Okay, I'm going to take the next 30 minutes and write instead of blogging. Here I go...

Friday, June 19, 2009

Stretching the string

I am unaccustomed to not being able to make ends meet. I think in July I can make them meet if I stretch that string v-e-r-y tightly.

I'm admit that I'm spoiled. I used to have a really good job, and my husband used to have a really good job. We got in the habit of eating out, going places, taking vacations. We charged things often, but he would always get an overtime job and then we'd pay the balances off. Even after I quit to be a mom, money was tight, but we always pulled through despite a tendency to spend more than we should.

Now, though, I'm crying over spilled milk. A lot of it. We have, like, a whole milk factory that has to be cleaned up here. And I know it's largely my fault. Not all my fault, but I'm willing to shoulder my share of it.

The windows. We should never have gotten those new windows for the house, among other things. The final decision was up to me, although hubby was the one who wanted me to call the salesman. We had our Bush tax rebate in our hands, and we are both suckers for a good sales pitch. That guy was so pleasant, and good-looking, and convincing. And we really did need the windows. And the energy savings will offset the loan payment! Right.

I'm a mathematician, for crying out loud! I should have known better. I just thought that this recession wouldn't affect us. Mark had been working steadily for a long time, and I had just gotten the job at the college.

I have been agonizing about what to do. "Lord, tell me!" So He told me, but I'm still questioning Him.

What the Holy Spirit has been reminding me is that this is not about me, no matter how much I think it is.

"Trust Me," the Lord says. "Don't look at the problem, look at Me. This is an exercise in faith. Do you depend on Me, or on yourself?"

"But Lord, you gave me all these gifts, talents, and an education. Aren't I responsible for how I use them? Isn't it about me doing the right thing? Making the right decisions?"

"Trust Me. Look at Me."

"I'm trying Lord. I believe. Help me in my unbelief!"

This morning I read the following passage and was deeply moved by it:

Don't you know that you yourselves are God's temple and that God's Spirit lives in you? If anyone destroys God's temple, God will destroy him; for God's temple is sacred, and you are that temple.

Do not deceive yourselves. If any one of you thinks he is wise by the standards of this age, he should become a "fool" so that he may become wise. For the wisdom of this world is foolishness in God's sight. As it is written: "He catches the wise in their craftiness"... All things are yours, whether Paul or Apollos or Cephas or the world or life or death or the present or the future—all are yours, and you are of Christ, and Christ is of God."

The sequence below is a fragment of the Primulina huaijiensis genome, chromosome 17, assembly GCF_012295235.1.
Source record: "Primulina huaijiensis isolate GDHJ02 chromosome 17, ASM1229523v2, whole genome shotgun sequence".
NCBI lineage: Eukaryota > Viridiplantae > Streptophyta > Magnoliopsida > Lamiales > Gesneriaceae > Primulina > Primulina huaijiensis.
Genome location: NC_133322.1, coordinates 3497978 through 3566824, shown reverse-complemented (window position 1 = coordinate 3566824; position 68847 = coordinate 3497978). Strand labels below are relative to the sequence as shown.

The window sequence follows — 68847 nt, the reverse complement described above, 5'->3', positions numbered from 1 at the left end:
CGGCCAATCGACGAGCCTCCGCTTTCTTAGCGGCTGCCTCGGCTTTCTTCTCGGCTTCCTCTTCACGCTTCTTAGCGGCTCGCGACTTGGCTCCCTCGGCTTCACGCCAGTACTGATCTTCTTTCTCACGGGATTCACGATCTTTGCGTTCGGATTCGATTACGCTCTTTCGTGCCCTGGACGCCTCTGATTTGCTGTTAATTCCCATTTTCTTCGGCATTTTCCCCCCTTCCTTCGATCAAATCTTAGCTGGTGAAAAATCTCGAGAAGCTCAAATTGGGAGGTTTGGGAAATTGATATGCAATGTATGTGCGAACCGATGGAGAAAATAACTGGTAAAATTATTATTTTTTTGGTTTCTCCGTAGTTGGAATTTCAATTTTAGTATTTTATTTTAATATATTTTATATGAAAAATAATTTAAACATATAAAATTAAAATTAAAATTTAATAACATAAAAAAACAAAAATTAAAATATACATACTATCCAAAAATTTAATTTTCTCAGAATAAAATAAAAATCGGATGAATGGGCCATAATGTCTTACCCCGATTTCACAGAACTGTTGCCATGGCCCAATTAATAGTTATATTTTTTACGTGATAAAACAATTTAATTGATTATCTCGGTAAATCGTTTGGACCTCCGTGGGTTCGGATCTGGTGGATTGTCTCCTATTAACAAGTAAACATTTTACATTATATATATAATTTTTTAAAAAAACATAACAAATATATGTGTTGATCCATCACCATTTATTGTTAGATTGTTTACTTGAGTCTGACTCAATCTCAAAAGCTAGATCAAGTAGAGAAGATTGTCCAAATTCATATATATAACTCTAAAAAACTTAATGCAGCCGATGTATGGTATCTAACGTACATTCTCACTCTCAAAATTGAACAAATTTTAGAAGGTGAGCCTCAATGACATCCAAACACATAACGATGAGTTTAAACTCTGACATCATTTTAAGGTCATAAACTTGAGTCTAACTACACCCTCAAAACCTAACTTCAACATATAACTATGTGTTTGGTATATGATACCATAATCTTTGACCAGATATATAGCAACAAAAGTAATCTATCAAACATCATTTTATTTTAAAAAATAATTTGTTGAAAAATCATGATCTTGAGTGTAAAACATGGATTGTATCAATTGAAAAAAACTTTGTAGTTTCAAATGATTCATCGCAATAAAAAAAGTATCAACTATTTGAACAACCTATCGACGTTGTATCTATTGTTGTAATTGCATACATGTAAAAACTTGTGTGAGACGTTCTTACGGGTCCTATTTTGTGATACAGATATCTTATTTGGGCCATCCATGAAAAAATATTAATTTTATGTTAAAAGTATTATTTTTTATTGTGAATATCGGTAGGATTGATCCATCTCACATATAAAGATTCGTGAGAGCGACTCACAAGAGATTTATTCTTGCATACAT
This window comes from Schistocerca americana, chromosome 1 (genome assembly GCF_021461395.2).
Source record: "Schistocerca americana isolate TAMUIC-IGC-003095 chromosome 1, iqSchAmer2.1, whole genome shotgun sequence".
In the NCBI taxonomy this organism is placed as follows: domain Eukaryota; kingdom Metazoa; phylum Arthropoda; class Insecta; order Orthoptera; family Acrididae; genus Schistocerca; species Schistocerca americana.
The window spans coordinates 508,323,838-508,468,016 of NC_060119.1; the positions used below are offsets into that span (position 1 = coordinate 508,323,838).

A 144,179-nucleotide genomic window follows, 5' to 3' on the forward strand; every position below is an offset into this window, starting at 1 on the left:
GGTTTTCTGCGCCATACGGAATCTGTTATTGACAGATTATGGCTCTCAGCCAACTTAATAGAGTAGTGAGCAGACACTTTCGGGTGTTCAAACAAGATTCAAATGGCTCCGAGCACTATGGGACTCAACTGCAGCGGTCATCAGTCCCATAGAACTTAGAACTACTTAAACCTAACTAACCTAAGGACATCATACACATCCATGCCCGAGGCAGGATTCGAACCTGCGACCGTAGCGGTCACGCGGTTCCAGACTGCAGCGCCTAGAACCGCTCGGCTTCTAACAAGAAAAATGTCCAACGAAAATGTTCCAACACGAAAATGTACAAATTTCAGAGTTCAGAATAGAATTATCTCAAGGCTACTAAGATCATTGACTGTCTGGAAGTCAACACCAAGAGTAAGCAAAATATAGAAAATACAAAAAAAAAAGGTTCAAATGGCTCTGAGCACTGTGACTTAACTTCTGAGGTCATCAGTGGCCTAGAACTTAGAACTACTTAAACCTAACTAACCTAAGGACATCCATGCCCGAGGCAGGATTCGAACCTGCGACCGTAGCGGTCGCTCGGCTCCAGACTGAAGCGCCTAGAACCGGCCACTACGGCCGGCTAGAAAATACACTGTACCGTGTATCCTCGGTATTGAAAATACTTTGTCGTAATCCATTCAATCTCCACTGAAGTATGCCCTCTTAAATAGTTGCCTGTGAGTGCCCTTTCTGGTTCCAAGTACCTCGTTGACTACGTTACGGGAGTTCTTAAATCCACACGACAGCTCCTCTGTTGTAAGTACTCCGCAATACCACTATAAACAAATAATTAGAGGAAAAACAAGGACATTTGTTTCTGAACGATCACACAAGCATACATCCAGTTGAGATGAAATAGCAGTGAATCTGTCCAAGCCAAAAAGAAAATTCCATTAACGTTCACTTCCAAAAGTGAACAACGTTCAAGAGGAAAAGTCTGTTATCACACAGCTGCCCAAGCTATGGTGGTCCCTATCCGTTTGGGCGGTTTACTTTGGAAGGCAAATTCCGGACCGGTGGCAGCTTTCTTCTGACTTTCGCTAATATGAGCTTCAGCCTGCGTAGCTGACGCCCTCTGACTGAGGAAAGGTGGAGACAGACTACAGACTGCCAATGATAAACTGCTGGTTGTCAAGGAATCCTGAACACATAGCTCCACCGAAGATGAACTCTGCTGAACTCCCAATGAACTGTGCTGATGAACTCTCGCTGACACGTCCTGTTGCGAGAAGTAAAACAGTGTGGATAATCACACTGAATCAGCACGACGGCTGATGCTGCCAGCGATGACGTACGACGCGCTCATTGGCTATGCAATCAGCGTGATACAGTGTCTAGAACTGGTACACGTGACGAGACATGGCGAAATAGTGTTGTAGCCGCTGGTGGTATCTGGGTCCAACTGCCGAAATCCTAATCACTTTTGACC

-- I Cor. 3:16-23

I am God's temple and his Spirit lives in me. All things are mine through Christ Jesus. He won't let me - let us - fail.

Thursday, June 18, 2009

Rain, rain, go away

Normally, I like rain. I really do! I love the soft sound of it, the smell of the air, the excitement of a thunderstorm.

But enough already!!! I think the trees are literally rotting in the ground behind our house; they are turning black and the trunks are splitting. Most of the mulch has washed out of the schoolyard. I hesitate to buy any local strawberries for fear they'll have no flavor at all.

So I'm ready for some sunshine, please!

Tuesday, June 16, 2009

The rest of the first scene

Someone asked me for page two. You don't have to ask me twice to inflict... er, share... pages with willing readers. So here is the rest of the first scene, which is only about 3 pages total.



“It’s possible. But we had an early start to winter.” Faldur gave him what he hoped was an encouraging smile. “Don’t worry, we’ll take care of it.”

“Well, there’s food and drink inside when you’re through. I’m much obliged.” With that, the farmer turned and trudged away, the light of the lantern bobbing ahead of him.

Faldur addressed his men. “Harth, you and Brilward take the southern side of the ridge. We’ll go north. Stay in sight, follow the tracks, signal if you need help. Keep an arrow strung.”

The Rangers split up, following on either side of the nightstalker’s prints, keeping a stone’s throw between the two pairs of partners. Harth and Faldur’s partner, Romer, both had their bows ready, knowing the black lions would be visible against the snow, even at night. Faldur preferred a sword for this kind of work. Brilward, the new recruit, was also a swordsman.

They entered the trees warily, following the tracks that wound up along the ridge and then plunged into the neck of a shallow, thickly overgrown ravine. Faldur motioned for Harth and Brilward to circle around to the other side and see where the tracks came out, while he and Romer guarded the spot where the lion had gone in. They did so, their gray-green cloaks fading into the gloom. Faldur stared down into the bushes, trying to discern the outline of a nightstalker or the reflective gleam of feline eyes.